Australia’s Senate passed a motion to investigate the use of controversial loot boxes in video games, which was put forward by Senator Jordon Steele-John. Loot boxes are considered gambling by many game enthusiasts, so the Australian Senate wants to make sure they are not allowing underage video game players to gamble.

Australia was one of the countries which had many underage children involved in skin-gambling Counter-Strike: Global Offensive skins, so the country’s parents groups already are aware that video games sometimes allow children to spend money on gaming propositions.

The CS:GO controversy involved third-party gambling sites – not officially sanctioned gambling by Steam’s parent company, Valve. In the case of video game loot boxes, the randomized gaming is officially sanctioned by the game designers.

A whole host of countries have looked into the question of loot boxes in the past year, including New Zealand, Belgium, the Netherlands, and France. Both the United States and United Kingdom are still considering such questions. In Australia, the Senate Environment and Communications References Committee will lead the inquiry into the matter and will come to a conclusion in September.

Senator Jordon Steele-John

With the support of the entire Senate, Senator Jordon Steele-John of the Australia Greens party submitted the notice of motion earlier this week. Having full support means the issue will not be up for debate nor will it require a Senate-wide vote since all are already in agreement on the matter.

The main concert in the motion reads as follows:

The extent to which gaming micro-transactions for chance-based items, sometimes referred to as ‘loot boxes’, may be harmful, with particular reference to:

  • (a) whether the purchase of chance-based items, combined with the ability to monetize these items on third-party platforms, constitutes a form of gambling, and;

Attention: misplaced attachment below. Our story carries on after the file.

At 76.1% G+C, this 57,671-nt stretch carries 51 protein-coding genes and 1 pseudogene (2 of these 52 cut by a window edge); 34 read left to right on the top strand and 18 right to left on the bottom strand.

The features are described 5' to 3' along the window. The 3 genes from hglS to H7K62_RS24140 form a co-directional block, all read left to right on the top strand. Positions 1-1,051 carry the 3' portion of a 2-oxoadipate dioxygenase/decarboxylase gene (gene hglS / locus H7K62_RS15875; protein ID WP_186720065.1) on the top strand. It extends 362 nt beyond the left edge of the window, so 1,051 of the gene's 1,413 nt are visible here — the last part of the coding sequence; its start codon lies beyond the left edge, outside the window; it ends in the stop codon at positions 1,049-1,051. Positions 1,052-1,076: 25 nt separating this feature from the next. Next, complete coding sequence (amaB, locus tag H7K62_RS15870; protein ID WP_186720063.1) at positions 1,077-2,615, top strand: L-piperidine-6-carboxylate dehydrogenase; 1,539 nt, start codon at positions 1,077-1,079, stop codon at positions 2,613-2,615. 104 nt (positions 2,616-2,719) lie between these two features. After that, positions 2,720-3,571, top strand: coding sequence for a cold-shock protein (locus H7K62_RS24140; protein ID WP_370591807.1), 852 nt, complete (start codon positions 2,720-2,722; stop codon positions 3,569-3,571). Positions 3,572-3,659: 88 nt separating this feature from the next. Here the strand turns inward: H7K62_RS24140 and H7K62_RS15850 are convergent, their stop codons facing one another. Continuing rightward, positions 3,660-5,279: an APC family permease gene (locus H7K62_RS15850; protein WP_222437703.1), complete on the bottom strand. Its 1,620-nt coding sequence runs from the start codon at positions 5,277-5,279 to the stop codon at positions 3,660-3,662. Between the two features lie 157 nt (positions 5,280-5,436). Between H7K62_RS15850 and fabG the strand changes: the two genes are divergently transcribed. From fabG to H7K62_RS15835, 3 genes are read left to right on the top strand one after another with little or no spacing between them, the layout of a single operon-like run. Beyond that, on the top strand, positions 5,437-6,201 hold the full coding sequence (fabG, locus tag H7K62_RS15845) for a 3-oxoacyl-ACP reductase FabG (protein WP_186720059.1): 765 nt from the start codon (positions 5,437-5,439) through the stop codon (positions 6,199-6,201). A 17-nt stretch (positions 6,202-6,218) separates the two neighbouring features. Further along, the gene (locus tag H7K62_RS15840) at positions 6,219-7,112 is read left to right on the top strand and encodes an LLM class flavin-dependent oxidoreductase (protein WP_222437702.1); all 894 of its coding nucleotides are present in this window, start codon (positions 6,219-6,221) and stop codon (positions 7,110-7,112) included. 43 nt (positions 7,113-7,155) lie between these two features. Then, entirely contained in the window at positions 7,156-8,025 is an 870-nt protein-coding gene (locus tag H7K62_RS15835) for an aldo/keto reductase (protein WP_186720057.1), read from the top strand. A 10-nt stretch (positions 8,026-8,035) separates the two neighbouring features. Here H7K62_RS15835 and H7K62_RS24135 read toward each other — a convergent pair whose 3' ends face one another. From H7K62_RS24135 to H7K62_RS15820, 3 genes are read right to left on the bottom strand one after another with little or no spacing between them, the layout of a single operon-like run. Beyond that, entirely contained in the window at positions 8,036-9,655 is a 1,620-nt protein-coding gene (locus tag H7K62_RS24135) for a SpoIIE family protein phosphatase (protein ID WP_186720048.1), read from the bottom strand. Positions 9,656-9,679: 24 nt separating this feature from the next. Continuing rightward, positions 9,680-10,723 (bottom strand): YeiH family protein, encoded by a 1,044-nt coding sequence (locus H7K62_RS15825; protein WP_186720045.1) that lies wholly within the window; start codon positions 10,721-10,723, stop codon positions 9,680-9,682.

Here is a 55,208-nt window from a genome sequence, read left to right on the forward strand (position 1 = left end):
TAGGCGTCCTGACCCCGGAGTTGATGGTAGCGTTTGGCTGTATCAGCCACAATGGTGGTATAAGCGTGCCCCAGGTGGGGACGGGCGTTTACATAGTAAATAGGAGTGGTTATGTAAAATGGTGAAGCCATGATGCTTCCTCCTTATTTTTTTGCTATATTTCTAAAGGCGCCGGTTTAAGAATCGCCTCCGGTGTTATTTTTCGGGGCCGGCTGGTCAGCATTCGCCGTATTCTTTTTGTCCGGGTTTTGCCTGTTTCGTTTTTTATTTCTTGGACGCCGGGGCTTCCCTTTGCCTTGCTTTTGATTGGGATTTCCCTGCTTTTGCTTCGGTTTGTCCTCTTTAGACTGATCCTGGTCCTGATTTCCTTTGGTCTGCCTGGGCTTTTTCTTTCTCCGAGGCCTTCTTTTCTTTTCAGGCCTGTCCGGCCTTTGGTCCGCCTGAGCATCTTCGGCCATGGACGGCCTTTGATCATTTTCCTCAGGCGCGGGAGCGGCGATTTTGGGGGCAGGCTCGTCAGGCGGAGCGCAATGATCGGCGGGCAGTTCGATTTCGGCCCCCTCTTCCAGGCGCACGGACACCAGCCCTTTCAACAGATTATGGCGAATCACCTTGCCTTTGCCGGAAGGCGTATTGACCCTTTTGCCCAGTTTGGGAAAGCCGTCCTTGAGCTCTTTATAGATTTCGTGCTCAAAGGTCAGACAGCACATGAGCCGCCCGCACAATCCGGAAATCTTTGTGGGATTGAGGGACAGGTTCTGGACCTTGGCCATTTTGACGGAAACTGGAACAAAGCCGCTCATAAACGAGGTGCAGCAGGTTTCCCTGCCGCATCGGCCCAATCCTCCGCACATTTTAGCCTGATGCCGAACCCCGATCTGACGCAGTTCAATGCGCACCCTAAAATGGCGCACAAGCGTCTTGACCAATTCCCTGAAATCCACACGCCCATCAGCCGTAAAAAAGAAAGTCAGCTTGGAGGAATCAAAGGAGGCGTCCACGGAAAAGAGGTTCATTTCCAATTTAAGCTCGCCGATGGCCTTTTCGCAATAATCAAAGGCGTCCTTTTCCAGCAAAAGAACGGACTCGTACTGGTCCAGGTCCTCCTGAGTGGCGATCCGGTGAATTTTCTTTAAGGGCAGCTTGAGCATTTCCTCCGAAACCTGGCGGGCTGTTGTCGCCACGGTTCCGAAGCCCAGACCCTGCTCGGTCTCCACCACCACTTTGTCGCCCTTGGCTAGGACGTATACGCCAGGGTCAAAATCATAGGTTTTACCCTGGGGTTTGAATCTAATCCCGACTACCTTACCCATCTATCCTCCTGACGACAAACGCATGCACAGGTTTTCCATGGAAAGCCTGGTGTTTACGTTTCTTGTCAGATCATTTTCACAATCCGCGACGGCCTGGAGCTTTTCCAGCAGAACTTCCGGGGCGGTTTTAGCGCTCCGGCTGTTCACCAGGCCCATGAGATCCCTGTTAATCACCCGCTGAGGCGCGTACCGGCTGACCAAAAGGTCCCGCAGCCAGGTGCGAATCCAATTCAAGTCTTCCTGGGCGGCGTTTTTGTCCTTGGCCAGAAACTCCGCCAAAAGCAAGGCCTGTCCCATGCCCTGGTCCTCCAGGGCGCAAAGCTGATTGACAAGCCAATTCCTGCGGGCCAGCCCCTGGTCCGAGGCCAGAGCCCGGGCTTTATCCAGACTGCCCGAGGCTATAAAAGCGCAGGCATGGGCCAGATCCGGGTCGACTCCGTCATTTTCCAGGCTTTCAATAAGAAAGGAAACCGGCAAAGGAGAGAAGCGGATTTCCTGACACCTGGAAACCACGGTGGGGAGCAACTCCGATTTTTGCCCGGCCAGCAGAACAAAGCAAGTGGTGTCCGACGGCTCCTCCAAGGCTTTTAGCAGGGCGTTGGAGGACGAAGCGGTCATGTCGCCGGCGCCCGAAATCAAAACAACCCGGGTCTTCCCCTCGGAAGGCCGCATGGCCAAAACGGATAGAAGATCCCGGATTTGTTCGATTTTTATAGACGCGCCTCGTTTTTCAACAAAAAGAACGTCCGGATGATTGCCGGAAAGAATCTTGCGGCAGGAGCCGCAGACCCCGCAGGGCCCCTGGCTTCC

• (b) the adequacy of the current consumer protection and regulatory framework for in-game micro transactions for chance-based items, including international comparisons, age requirements and disclosure of odds.

Sen. Jordan Steele-John said at the hearing, “I have significant concerns about the adequacy of current consumer protection and regulatory frameworks for monetized game mechanics, particularly when we know they are accessible to children. An incredible number of popular big-name titles incorporate these kinds of monetized game mechanics, not as a way of improving in-game experience, but as a way of simply prying more money off of their players.”

“The impact of gambling on people’s lives is such that we cannot afford to stay silent on this issue, and it is fantastic both the government and the opposition are supporting the Greens on this issue.”

Why Loot Boxes Are Controversial

Though loot boxes are not new to the gaming world, they have recently become a topic that is being debated world-wide. If you aren’t familiar with gaming then the you may have never heard of them, however, most countries are in the midst of making major decisions regarding these controversial gaming tools.

Most video games or even games in general offer some form of loot box. The type of loot box depends on the type of game you are playing. Games offer these as a way to enhance or assist the player’s game somehow. Such upgrades, offered within randomized loot boxes, might involve a new skin, a new piece of wardrobe, a new or upgraded weapon, or other skills a player might want.

Video Game Booster Packs

Loot boxes vary in name as well as the enhancements or assistance they offer. For shooter games you might see them referred to as “loot box”, “loot crate” or “lockbox”. These loot boxes typically consist of new gear, outfit or piece of wardrobe. With digital card games you might see them referred to as “booster pack“. This term originated from collectible card games.